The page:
Duration of HTN, y 1.01 0.97–1.05 0.581
SBP, mm Hg 1.04 1.02–1.05 <0.001 1.03 1.01–1.05 0.001
DBP, mm Hg 1.01 0.98–1.04 0.548
Duration of DM, y 1.06 1.03–1.09 <0.001 1.04 1.00–1.08 0.029
FBG, mg/dL 1.01 1.00–1.01 0.025 1.00 0.99–1.01 0.804
HbA1c, % 1.31 1.12–1.53 0.001 1.30 1.07–1.57 0.007
Triglycerides, mg/dL 1.00 1.00–1.00 0.041 1.00 1.00–1.00 0.177
Total cholesterol, mg/dL 1.01 1.00–1.01 0.012 1.001 1.00–1.02 0.008
LDL cholesterol, mg/dL 1.01 1.00–1.02 0.171
BUN, mg/dL 1.12 1.07–1.18 <0.001 1.07 1.00–1.14 0.067
Creatinine, mg/dL 9.00 3.70–21.88 <0.001 8.54 3.13–23.34 <0.001
eGFR, mL/min/1.73m2 0.97 0.96–0.99 <0.001 1.01 0.97–1.04 0.720
Ever smoker 1.40 0.80–2.45 0.244
Current smoker 2.14 1.19–3.86 0.011 1.90 0.91–3.96 0.085
DR 3.94 2.21–7.03 <0.001 2.11 1.04–4.26 0.038
PDR 4.38 1.55–12.37 0.005 1.48 0.39–5.59 0.561
CSME 3.50 0.38–31.84 0.267
Risk for CKD in Patients With Presence of DR and PDR Relative to Those With No-DR
We also investigated DR and PDR as risk factors for CKD in DM patients. Diabetic retinopathy and PDR are associated with CKD in the microalbuminuria group (univariate logistic regression, OR 2.95 [P = 0.009] and OR 4.32 [P = 0.011], respectively) and DR and PDR are associated with CKD in the overall group of DM patients (univariate logistic regression, OR 2.02 [P = 0.004] and OR 4.07 [P < 0.001], respectively) (Table 4). 
Table 4
 
Risk of CKD in Patients With Presence of DR and PDR Relative to Those With No-DR
Table 4
 
Risk of CKD in Patients With Presence of DR and PDR Relative to Those With No-DR
ORs for CKD (P Value)
No-DN, n = 731 MA, n = 187 ON, n = 53 All, n = 971
No-DR 1.00 (ref) 1.00 (ref) 1.00 (ref) 1.00 (ref)
DR 1.35 (0.441) 2.95 (0.009) 1.80 (0.356) 2.02 (0.004)
PDR 2.13 (0.325) 4.32 (0.011) 1.80 (0.546) 4.07 (<0.001)
Discussion
In the current study, the prevalence of DR, PDR, microalbuminuria, and overt nephropathy among type 2 DM patients were 20.0%, 3.8%, 19.3%, and 5.5%, respectively. In a nationally representative sample of US adults with diabetes aged 40 years and older, the prevalence of DR and PDR were 28.5% and 1.5%. 21 In cross-sectional analyses of the National Health and Nutrition Examination Survey from 2005 to 2008 in the United States, the prevalence of albuminuria (urine albumin/creatinine ratio higher than 30 mg/g) was 23.7%. 22 The results of the current study are largely consistent with a similar epidemiologic study performed in Spain, which showed the prevalence of DR, microalbuminuria, and overt nephropathy to be 26.11%, 17.78%, and 6.74%, respectively, in type 2 DM. 23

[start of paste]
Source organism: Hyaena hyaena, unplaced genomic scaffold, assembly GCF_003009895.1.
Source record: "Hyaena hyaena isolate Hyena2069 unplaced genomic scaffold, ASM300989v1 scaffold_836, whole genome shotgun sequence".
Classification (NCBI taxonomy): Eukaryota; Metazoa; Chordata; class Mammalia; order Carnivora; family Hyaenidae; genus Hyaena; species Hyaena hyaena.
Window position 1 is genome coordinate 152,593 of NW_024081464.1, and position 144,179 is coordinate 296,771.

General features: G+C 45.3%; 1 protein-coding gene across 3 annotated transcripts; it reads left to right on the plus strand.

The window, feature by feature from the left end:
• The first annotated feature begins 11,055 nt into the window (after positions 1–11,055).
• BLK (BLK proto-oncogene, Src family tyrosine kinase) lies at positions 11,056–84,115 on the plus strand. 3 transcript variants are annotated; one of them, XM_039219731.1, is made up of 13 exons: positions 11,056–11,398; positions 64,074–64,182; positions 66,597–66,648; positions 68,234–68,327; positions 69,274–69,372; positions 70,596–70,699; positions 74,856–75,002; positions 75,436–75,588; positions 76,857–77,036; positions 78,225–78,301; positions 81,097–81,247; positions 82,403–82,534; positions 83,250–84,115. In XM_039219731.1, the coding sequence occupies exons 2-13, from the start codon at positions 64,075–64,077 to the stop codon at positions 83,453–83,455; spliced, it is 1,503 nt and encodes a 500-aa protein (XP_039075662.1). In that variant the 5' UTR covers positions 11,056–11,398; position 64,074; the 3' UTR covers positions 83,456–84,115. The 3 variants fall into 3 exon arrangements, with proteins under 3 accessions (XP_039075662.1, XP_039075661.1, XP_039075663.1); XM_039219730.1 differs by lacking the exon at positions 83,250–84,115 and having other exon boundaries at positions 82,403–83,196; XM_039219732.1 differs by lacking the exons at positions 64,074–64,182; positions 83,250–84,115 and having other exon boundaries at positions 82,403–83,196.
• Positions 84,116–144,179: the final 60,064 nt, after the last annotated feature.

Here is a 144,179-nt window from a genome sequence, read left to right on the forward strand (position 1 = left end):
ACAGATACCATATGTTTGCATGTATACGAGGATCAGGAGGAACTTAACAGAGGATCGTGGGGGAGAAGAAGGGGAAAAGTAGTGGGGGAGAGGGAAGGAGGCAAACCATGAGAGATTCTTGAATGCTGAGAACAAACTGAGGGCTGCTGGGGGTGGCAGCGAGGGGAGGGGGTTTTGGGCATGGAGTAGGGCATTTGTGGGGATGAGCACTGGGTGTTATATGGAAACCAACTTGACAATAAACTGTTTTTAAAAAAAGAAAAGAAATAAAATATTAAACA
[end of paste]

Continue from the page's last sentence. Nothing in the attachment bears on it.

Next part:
The prevalence of microvascular complications varied somewhat from that found in other previous studies in Korean and Western populations. The prevalence of DR has ranged between 7.0% and 38.3% in other Korean studies. 2427 In a previous investigation in a Korean outpatient type 2 DM cohort performed in 1995, 20% of patients had microalbuminuria and 14% had overt proteinuria. 28 In 2006, 30.3% of diabetic patients were found to have microalbuminuria in a Korean nationwide survey. 27 The prevalence of DR in Western countries has ranged between 10.6% and 36.0%. 2934 These differences may be due to the methodology used, differences in participants' inclusion criteria, and study design (population-based studies versus clinical-setting studies). 
Several risk factors appear to influence susceptibility to the microvascular complications of DM, but the roles of genetic and environmental factors are not yet completely understood. Diabetes mellitus duration, poor glycemic control, arterial hypertension, and poor lipid control have consistently been shown to correlate with DR and DN, but to date, the relationship of one diabetic microvascular complication with another has not been clearly described in the Korean population. 3537